carbonate, carryover, COD; dissolved lignin, dissolved organic matter, filtrate, oxidized dissolved matter, oxygen delignification, thiosulfate, unoxidized dissolved matter
National Category
Chemical Engineering
Research subject
Chemical Engineering
Identifiers
urn:nbn:se:kau:diva-67509 (URN)10.1515/hf-2018-0179 (DOI)
Note

Artikeln ingick som manuskript i Wilkes doktorsavhandling The Impact of Dissolved Matter on Fiberline Processes.

Available from: 2018-06-30 Created: 2018-06-30 Last updated: 2019-09-12Bibliographically approved
5. Impact of dissolved organic matter in DO-and ADO-stages in bleaching of birch kraft pulp
Open this publication in new window or tab >>Impact of dissolved organic matter in DO-and ADO-stages in bleaching of birch kraft pulp
2019 (English)In: Nordic Pulp & Paper Research Journal, ISSN 0283-2631, E-ISSN 2000-0669, Vol. 34, no 4, p. 433-441Article in journal (Refereed) Published
Abstract [en]

To be able to charge a correct amount of chlorine dioxide in the D-0-stage, a pulp mill needs good control of the bleaching process and good sensors to keep the variability of the bleaching result on an acceptable level. It is also important to include the bleaching agent demand from the dissolved matter in the pulp slurry. If this is done correctly, over- or undercharging of bleaching agents can be reduced, which lead to lower bleaching chemical cost, lower polluting emissions and higher pulp quality. Our previous research has shown that the dissolved organic carryover from the O-2-stage varies significantly when bleaching softwood kraft pulp. The present study investigated the corresponding impact in the case of bleaching of birch pulp. Different mill configurations and process conditions have been simulated in laboratory trials, including proceeding A-stage treatment, different degrees of washing before and between the stages, and a comparison of the effects of recycled and non-recycled wash filtrates. The results have confirmed the significant impact of the dissolved organic matter, and the knowledge which have been generated can be used to understand how measurement and control concepts can be developed to improve the pulp quality control and to decrease production cost.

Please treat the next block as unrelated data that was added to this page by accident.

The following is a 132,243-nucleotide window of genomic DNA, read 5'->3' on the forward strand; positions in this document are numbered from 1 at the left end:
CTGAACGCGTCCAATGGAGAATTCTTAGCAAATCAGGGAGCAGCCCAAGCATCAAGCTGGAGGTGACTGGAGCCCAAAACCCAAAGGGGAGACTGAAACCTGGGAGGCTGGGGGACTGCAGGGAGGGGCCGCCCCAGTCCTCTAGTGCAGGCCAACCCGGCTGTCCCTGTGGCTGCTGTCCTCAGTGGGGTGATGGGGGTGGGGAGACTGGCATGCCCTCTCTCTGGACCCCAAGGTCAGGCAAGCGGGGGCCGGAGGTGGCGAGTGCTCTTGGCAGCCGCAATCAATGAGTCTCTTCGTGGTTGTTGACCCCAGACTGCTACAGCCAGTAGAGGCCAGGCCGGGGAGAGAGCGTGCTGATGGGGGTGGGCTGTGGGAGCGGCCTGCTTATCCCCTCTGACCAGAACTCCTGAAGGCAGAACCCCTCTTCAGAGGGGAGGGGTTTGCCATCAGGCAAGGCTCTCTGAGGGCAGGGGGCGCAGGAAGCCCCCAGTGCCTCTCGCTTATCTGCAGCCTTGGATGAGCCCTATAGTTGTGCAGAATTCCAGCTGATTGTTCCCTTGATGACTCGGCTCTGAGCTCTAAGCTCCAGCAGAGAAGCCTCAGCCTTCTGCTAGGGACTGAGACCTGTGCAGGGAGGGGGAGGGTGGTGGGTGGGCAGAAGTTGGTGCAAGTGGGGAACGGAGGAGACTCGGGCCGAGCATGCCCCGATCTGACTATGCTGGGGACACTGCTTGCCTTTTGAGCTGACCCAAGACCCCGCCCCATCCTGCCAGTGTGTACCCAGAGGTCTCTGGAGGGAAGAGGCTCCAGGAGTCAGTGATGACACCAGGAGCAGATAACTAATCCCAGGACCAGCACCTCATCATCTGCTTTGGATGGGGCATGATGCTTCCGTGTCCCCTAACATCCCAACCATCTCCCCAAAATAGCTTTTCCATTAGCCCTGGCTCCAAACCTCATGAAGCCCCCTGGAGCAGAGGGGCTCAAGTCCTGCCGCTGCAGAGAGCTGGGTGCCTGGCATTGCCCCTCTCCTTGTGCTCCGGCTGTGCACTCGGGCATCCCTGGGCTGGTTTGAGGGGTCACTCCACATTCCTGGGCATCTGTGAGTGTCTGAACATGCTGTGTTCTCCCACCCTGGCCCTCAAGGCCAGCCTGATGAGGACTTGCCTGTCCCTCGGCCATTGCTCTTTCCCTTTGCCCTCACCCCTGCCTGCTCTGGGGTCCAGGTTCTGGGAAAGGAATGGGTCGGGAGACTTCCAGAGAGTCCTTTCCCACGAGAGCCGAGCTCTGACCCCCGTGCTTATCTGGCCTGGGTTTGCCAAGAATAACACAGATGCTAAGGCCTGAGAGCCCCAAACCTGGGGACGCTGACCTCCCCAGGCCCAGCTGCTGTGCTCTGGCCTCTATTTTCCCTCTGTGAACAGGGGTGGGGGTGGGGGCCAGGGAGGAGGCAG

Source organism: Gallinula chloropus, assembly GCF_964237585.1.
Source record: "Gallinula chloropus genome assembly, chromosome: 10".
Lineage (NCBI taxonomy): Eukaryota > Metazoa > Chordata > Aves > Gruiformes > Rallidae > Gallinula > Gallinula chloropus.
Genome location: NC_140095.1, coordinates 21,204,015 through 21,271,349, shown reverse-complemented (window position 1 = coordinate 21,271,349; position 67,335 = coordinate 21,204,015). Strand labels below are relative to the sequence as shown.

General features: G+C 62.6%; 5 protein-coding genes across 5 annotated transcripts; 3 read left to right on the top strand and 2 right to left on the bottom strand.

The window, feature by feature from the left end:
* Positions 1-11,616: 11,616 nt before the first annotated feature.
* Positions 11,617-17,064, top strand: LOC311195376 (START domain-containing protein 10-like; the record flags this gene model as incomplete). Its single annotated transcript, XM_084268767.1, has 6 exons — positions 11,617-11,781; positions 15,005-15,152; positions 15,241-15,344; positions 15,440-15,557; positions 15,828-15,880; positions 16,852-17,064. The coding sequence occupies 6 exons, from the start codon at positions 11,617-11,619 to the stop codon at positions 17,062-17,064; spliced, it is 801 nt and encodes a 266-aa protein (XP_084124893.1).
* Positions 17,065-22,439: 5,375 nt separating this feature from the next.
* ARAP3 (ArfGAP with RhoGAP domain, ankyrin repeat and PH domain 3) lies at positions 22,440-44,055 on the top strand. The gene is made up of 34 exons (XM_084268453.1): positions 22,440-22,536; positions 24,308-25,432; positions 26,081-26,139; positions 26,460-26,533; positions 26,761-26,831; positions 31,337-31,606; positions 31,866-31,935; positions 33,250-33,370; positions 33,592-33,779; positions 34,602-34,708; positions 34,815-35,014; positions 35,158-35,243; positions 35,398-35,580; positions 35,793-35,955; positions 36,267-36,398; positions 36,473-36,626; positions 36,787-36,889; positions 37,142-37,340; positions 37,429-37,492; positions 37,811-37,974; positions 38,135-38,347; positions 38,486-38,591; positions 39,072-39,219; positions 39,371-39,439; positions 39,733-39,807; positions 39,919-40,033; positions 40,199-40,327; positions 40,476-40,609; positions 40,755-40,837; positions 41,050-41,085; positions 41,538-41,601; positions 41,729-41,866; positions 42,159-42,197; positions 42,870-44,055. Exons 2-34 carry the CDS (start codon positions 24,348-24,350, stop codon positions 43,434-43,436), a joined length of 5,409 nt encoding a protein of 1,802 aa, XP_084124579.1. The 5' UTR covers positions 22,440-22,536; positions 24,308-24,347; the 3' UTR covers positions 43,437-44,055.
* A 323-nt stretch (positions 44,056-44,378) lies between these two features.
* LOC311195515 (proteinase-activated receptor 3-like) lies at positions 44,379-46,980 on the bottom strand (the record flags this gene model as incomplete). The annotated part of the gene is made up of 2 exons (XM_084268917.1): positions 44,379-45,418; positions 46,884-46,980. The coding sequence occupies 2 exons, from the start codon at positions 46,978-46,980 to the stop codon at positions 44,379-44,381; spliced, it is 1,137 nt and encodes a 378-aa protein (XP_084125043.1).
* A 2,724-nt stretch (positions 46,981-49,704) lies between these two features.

Place, publisher, year, edition, pages
Walter de Gruyter, 2019
Keywords
acid treatment; carryover; chlorine dioxide bleaching; HexA; kappa number
National Category
Chemical Engineering
Research subject
Chemical Engineering
Identifiers
urn:nbn:se:kau:diva-67506 (URN)10.1515/npprj-2018-0047 (DOI)000497995600004 ()
Note

Denna artikel var publicerad som manuskript i Wilkes doktorsavhandling The Impact of Dissolved Matter on Fiberline Processes (2018)

Available from: 2018-06-08 Created: 2018-06-08 Last updated: 2019-12-13Bibliographically approved
6. Impact of dissolved organic matter in hydrogen peroxide reinforced alkaline extraction stages
Open this publication in new window or tab >>Impact of dissolved organic matter in hydrogen peroxide reinforced alkaline extraction stages
2019 (English)In: Appita journal, ISSN 1038-6807, Vol. 72, no 1, p. 4-14Article in journal (Refereed) Published
Abstract [en]

It has been demonstrated in previous studies that carryover of dissolved organic matter to a following bleaching stage has a significant impact on the reactions in oxygen delignification and chlorine dioxide stages. Since hydrogen peroxide is commonly used in the bleach plant in various positions, the present study was conducted to investigate the impact of dissolved matter on the performance of a hydrogen peroxide reinforced alkaline extraction stage. The results of a study using an OD(EP) bleaching sequence showed that chlorine dioxide filtrates have a negative impact on delignification and brightening. In the case studied, the kappa number after the laboratory (EP)-stage was up to 26% higher and the brightness was up to 10% ISO lower when carryover of dissolved matter from a chlorine dioxide stage was present. Compensating for these reductions by increasing the sodium hydroxide charge improved the brightness significantly less than the delignification.

Place, publisher, year, edition, pages
Appita, 2019
Keywords
Bleaching; bleach plant control; carryover; chlorine dioxide; dissolved lignin; dissolved matter; filtrate; hydrogen peroxide; kappa number; washing
National Category
Chemical Engineering
Research subject
Chemical Engineering
Identifiers
urn:nbn:se:kau:diva-67510 (URN)
Note

Artikeln ingick som manuskript i Wilkes doktorsavhandling The Impact of Dissolved Matter on Fiberline Processes.

Available from: 2018-06-30 Created: 2018-06-30 Last updated: 2019-11-25Bibliographically approved